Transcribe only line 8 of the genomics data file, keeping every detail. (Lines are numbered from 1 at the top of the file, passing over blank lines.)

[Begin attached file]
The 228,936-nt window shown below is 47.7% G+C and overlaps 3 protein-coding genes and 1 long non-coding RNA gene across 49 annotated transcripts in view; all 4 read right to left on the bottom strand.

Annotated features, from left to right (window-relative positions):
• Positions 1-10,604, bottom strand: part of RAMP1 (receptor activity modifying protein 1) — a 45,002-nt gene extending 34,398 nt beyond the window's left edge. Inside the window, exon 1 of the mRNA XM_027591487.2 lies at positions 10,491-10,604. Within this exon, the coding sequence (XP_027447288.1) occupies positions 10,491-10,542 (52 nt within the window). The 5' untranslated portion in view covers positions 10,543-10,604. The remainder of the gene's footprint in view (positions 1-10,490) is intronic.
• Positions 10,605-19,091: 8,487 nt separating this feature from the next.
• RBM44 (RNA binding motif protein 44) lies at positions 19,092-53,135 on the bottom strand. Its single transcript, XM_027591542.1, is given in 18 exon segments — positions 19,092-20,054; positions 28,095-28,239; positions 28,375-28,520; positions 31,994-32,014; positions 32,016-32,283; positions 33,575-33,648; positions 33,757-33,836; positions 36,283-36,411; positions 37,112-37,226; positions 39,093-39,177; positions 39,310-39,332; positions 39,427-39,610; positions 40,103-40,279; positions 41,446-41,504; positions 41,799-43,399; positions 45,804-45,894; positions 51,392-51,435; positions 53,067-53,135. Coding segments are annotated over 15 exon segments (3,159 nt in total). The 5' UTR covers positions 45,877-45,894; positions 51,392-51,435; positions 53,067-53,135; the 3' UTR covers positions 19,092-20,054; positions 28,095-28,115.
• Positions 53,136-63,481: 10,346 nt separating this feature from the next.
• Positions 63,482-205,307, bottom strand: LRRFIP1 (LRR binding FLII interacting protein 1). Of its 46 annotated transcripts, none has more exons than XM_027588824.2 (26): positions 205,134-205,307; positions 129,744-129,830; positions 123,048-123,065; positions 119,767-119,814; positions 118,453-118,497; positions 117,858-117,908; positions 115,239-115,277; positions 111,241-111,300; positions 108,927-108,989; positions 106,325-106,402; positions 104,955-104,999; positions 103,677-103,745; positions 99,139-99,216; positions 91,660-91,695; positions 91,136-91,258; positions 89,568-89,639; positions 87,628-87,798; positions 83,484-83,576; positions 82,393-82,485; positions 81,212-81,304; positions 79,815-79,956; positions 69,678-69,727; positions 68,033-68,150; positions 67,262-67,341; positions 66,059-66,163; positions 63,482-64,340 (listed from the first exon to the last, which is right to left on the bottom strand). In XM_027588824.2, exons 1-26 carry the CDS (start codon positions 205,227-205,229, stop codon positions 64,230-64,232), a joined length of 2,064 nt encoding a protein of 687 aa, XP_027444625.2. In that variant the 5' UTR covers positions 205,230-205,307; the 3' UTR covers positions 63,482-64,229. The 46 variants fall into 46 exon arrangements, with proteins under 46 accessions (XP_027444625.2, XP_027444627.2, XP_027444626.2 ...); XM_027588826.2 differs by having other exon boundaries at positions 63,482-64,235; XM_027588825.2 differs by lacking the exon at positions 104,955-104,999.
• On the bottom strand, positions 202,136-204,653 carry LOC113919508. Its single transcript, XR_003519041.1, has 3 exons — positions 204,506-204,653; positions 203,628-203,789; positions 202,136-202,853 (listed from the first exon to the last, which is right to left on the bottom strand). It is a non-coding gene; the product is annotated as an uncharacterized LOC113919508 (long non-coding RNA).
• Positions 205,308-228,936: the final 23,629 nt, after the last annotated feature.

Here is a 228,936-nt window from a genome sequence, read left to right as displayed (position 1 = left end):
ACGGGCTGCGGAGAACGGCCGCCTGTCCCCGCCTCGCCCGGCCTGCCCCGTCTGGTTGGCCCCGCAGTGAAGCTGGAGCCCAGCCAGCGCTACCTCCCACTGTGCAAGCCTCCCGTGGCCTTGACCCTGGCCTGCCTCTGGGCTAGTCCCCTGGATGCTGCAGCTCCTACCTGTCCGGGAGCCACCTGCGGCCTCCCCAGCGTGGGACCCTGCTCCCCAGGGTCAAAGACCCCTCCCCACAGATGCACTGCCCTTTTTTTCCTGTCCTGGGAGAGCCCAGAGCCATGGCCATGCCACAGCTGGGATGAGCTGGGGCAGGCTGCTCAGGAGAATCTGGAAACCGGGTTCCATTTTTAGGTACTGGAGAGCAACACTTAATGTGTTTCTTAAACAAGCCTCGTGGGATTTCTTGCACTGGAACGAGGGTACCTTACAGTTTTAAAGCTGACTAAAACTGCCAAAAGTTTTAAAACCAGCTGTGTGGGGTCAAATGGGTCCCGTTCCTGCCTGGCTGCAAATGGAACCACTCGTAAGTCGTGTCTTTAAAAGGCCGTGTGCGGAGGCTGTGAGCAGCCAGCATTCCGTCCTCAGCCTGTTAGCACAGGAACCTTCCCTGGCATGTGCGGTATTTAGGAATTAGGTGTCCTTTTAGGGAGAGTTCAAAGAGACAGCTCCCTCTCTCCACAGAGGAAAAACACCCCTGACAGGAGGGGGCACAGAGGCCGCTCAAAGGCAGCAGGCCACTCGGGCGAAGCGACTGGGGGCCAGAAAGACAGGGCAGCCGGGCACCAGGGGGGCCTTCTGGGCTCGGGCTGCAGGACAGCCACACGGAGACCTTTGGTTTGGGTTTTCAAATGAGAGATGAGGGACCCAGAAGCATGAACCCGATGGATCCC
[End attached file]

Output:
• On the bottom strand, positions 202,136-204,653 carry LOC113919508. Its single transcript, XR_003519041.1, has 3 exons — positions 204,506-204,653; positions 203,628-203,789; positions 202,136-202,853 (listed from the first exon to the last, which is right to left on the bottom strand). It is a non-coding gene; the product is annotated as an uncharacterized LOC113919508 (long non-coding RNA).